8. FWIW, when and where I grew up in https://en.wikipedia.org/wiki/Brandywine_Hundred

    You failed to share this vital information: “Brandywine Hundred, also known as Grubb’s Landing…”

  9. J.W. Brewer says

    I’ve never heard anyone refer to it as Grubb’s Landing. Maybe some hipsters have recently revived the Colonial-era toponym, or maybe the piece was badly edited.

    I did go to high school with this swift-footed young lady, although I don’t know one way or another if she was a descendant of the Grubb family that loomed large in the area’s early history or if her particular ancestral line had arrived much more recently. https://www.delawaretrackandfieldhof.org/grubb-lafferty/

  10. So there are both designed and organic hobbitish neighborhood names.

  11. J.W. Brewer says

    By contrast, Chicago has “official” neighborhoods, a/k/a “community areas,” which were devised back before WW2 to facilitate data gathering and analysis by social scientists at the University of Chicago, who managed to convince some city officials that they would also benefit from having a standardized set of such areas for their own data gathering and analysis purposes. Some of the “official” areas still match up fairly closely in both name and boundaries to the more “informal” names used in common parlance; others don’t. https://en.wikipedia.org/wiki/Community_areas_in_Chicago

  12. J.W. Brewer says

    I was curious about how old versus recent “Carnegie Hill” as a Manhattan toponym is, and a quick trawl through the google books corpus uncovered a circa 1903 story in “The Plumbers’ Trade Journal, Steam and Hot Water Fitters’ Review” describing the state-of-the-art piping etc. at the recently-opened “Carnegie Hill Hotel,” located at 92nd & Madison very much in the heart of what would now be called the CH neighborhood. That may be the same structure subsequently known as the Hotel Wales and recently converted into condos, but I’m not entirely sure about that.

    Wikipedia claims that construction of Andrew Carnegie’s nearby NYC mansion (now the Cooper-Hewitt Museum) was completed in 1902, and it seems unlikely to me that the toponym would be older than that mansion.

  13. J.W. Brewer says

    In terms of “official” subdivisions more fine-grained that the five boroughs, NYC is divided into 51 city council districts (no longer called “wards” either officially or, in my experience, colloquially), 59 “community boards,” and 77 police precincts. The city council districts need to be of approximately equal population and to have their boundaries retweaked after each census in pursuit of that goal, which makes it hard to match them up with functional and popularly-recognized neighborhoods. The CB and police boundaries are supposedly intended to match up at least roughly with recognized neighborhoods or aggregations thereof, although I don’t know how successful they are in that endeavor and of course de facto neighborhood boundaries can shift over time when “official” government-drawn boundaries stay fixed.

    ETA: also 32 “districts” for public school purposes even though there’s a single unified city-wide system. Since I moved just outside the city limits when my firstborn was 3 to avoid learning about the Byzantine complexities of the city school system I don’t know much about how those district boundaries do and do not track popularly-recognized neighborhood boundaries.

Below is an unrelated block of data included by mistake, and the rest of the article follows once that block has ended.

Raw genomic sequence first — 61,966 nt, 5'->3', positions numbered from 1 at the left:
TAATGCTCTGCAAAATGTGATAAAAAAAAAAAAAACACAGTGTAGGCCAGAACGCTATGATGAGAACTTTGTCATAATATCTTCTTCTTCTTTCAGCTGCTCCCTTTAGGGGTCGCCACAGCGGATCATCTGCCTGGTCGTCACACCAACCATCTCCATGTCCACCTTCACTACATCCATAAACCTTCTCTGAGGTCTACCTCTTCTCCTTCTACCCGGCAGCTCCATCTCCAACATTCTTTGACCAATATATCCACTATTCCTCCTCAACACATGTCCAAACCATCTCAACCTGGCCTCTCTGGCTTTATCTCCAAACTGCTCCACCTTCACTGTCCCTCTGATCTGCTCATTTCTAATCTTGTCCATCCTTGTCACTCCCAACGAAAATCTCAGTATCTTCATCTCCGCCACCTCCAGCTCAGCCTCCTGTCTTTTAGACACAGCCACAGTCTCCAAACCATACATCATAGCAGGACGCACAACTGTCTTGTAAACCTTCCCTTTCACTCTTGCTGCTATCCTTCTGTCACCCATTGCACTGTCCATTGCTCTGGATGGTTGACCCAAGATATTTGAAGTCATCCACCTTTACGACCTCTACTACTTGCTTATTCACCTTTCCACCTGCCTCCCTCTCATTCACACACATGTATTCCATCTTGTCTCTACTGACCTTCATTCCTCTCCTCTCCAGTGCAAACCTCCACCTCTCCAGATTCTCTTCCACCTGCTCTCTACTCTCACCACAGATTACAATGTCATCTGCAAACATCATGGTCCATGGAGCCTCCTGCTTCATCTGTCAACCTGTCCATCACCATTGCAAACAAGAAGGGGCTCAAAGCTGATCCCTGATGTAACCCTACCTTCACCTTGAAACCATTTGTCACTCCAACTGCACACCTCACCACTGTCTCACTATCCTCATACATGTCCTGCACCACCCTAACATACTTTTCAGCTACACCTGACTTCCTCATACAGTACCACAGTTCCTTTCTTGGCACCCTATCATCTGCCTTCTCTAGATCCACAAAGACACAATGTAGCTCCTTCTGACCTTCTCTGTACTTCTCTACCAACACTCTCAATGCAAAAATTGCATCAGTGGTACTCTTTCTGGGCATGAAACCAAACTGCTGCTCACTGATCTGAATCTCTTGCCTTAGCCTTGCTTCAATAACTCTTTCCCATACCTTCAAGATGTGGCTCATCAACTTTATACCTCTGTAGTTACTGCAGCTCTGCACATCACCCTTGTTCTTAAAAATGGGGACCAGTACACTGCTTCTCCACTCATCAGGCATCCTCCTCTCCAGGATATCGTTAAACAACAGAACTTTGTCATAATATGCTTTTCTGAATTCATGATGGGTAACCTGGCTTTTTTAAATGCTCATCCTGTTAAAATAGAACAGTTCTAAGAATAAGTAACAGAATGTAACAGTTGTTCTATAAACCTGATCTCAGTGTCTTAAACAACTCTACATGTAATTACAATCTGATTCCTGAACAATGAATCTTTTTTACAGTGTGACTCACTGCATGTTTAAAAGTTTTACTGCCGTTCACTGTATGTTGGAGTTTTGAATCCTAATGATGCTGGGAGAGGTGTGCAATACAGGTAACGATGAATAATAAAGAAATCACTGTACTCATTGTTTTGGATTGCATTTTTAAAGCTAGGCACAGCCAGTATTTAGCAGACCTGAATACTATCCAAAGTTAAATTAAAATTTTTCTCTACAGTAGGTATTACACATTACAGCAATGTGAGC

14. like the neighborhood of “Hobbit’s Glen” with street names including (and I am not making this up) “Willow Bottom Drive,” “Wood Elves Way,” and to get to the heart of the matter, “Rivendell Lane.”

    Honestly surprised Middle-earth Enterprises hasn’t sued for copyright infringement. They’ve sued pubs in the UK for being named “The Hobbit”, and aren’t known for being particularly generous.

  15. I have heard NoLiTa used in the wild. Whatever autochthonous New Yorkers think, that one may have legs.

  16. Surprisingly, the Tolkien estate does sometimes allow use of names (or at least did in the 1980s):

    With approval from the Tolkien Estate and a guarantee to uphold all qualities of “Hobbit hospitality,” Bilbo Baggins Restaurant became a landmark in Alexandria for four decades.

  17. J.W. Brewer says

    Another thing that can happen is that old large-scale neighborhood names become obsolete, but the first batch of replacements don’t cover the entire territory, leaving a gap that eventually needs to be filled. So when it comes to Manhattan the old “Lower West Side” (where “lower” = “south of Greenwich Village”) fell out of common use some considerable decades ago. For a while, there was not much felt need for a specific name for the south-of-the-Village area that was west of Soho but north of Tribeca because not much was going on there and most Manhattanites never went there, but eventually there was such a felt need, which motivated “Hudson Square.” Maybe you don’t think much of the name, but you can’t beat something with nothing.

  18. PlasticPaddy says

    @molly
    I would say “South of Heuston Station” is misleading for “the Liberties”, as due south would mean James’ hospital, Rialto, Leonard’s Corner, Kilmainham. Maybe the Corpo should try “south a da Four Courts” (SadFoC).

  19. David Eddyshaw says

    While the more sophisticated among my fellow-Brits could probably tell you what parliamentary constituency they live in, I suspect that only political-party members could tell you which electoral ward they live in.

    (It’s actually just changed where I live. My old ward is now no more. Ubi sunt …?)

  20. I think the trend exemplified by NoLiTa started with the relatively innocuous SoHo, and spread noxiously everywhere, as the flag planted by aspiring (and often successful) gentrifiers. In San Francisco it started in the ’90s with SoMa (South of Market), which is now pretty much official, then on to (ugh) NoPa (North of the Panhandle), which is still limited to the sort of people who think it’s cute. There was a bar a few years ago on the section of Mission St. south of Cesar Chavez, which went by the name SoCha, but it’s gone now. I presume the owner was struck by lightning.